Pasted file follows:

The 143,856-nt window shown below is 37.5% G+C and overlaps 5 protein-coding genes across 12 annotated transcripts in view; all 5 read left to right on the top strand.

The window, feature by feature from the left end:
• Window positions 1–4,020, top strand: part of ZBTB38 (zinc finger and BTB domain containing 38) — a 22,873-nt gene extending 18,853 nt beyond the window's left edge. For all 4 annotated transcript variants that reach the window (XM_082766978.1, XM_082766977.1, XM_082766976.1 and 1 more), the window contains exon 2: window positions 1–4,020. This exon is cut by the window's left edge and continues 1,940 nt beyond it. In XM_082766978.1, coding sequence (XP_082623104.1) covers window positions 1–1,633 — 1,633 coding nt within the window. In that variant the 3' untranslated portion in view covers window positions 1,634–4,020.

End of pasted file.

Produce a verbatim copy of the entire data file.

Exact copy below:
The 143,856-nt window shown below is 37.5% G+C and overlaps 5 protein-coding genes across 12 annotated transcripts in view; all 5 read left to right on the top strand.

The window, feature by feature from the left end:
• Window positions 1–4,020, top strand: part of ZBTB38 (zinc finger and BTB domain containing 38) — a 22,873-nt gene extending 18,853 nt beyond the window's left edge. For all 4 annotated transcript variants that reach the window (XM_082766978.1, XM_082766977.1, XM_082766976.1 and 1 more), the window contains exon 2: window positions 1–4,020. This exon is cut by the window's left edge and continues 1,940 nt beyond it. In XM_082766978.1, coding sequence (XP_082623104.1) covers window positions 1–1,633 — 1,633 coding nt within the window. In that variant the 3' untranslated portion in view covers window positions 1,634–4,020.